There is a great density of watchtowers here, some of which are in their original picturesque state and cable cars make for easy ascent and descent. The more adventurous among you might even prefer to take the toboggan 'rollercoaster' down.
Mutianyu is about 90 minutes from Beijing and, rather than hiking from Jiankou, it can be combined with a visit to the impressive Ming Tombs, final resting place of 13 Chinese Emperors, nestled in the countryside.
Perfect for: Spectacular views of a quiet semi-restored wall
Being further away from Beijing (a three hour drive), Jinshanling is a relatively quiet section of the Great Wall and arguably the most impressive restored section. It is known with Wall aficionados for its picture-postcard views and magnificent architecture, with over 30 watchtowers intersecting the wall as it rises and falls gracefully over the rugged mountainsides. It is these views and the relative lack of crowds which tempt visitors a little further from the capital and its semi-restored state makes it a viable alternative to the Jiankou to Mutianyu hike for those interested in walking the Great Wall of China.
There are cable cars here to, but these deposit you in the middle of the section, so we recommend committing to the full 3-4 hour hike The going is sometimes rough and steep in places, but there are few places to experience the raw beauty and wild atmosphere of the Great Wall of China.
Perfect for: Hardcore and historic wild wall with easier initial access
This is another wild and restored section, which has the advantage of having easier initial access than at Jiankou. You can also exit the wall at various points, allowing greater flexibility to shorten or extend your hike according to how you feel on the day.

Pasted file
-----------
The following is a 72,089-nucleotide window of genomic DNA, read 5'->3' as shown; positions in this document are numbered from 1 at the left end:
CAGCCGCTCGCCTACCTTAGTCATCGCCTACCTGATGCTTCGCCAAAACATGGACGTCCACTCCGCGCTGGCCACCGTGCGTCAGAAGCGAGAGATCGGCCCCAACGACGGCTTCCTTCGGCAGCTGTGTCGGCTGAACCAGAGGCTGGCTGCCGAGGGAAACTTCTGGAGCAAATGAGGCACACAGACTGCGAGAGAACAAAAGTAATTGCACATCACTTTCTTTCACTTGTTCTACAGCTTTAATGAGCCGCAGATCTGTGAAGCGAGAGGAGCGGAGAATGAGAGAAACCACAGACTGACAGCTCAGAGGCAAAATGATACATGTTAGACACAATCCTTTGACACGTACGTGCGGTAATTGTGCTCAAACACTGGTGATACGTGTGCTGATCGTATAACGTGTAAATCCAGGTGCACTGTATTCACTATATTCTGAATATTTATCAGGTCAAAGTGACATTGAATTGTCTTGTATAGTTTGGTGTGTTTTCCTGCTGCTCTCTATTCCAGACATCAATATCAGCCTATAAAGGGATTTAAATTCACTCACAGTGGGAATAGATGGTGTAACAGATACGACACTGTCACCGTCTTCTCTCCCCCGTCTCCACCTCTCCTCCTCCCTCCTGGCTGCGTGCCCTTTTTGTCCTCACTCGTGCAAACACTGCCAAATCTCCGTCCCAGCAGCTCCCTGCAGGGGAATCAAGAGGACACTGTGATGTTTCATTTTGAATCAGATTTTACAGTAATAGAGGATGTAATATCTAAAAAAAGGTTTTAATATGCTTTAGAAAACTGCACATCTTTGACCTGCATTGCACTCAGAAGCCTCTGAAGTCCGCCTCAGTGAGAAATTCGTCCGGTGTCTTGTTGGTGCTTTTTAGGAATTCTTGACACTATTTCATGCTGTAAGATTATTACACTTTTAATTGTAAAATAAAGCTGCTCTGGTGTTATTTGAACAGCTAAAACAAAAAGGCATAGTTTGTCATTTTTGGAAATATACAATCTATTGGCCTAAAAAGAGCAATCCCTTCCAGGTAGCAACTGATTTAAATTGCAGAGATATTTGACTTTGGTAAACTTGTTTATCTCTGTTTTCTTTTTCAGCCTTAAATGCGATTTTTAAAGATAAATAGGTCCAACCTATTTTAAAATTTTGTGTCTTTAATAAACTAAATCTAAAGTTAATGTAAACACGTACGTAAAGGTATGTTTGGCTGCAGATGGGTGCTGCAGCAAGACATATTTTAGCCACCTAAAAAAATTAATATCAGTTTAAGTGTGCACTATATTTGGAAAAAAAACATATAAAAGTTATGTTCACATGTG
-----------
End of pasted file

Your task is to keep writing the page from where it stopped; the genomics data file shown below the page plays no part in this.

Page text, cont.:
Gubeikou links up with Jinshanling and was the site of many great battles with the Mongols in the Ming dynasty, making it one of the most historically important sections near Beijing. The going can be tough in places, with loose rubble and some steeper sections to contend with, and part of the hike takes you off the wall for a short time But Gubeikou is a great consideration for those wanting a crowd-free wild Great Wall experience who like a challenging hike off the beaten track.
Photo by Ronnie MacDonald
Perfect for: Unique lake views in a semi-restored section
This unique section incorporates a scenic lake, a crescent-shaped reservoir and spectacular mountains, for a rather different Great Wall experience. Parts are unrestored and somewhat challenging (strong knees and a sturdy back are essential), whilst other areas have been restored to their former glory. The climb takes you through a chestnut orchard up to large watchtowers, from where you can look down on the water and across the mountains. The views from the top are glorious and just rewards for your efforts on the steep climb, other parts even become submerged under water at certain times.
Huanghuacheng is not particularly crowded, despite being only a two hour drive north of Beijing. It is however a little more built-up compared to some of the other sections discussed here, with more buildings visible in the vicinity.
Photo by Johannes Bockh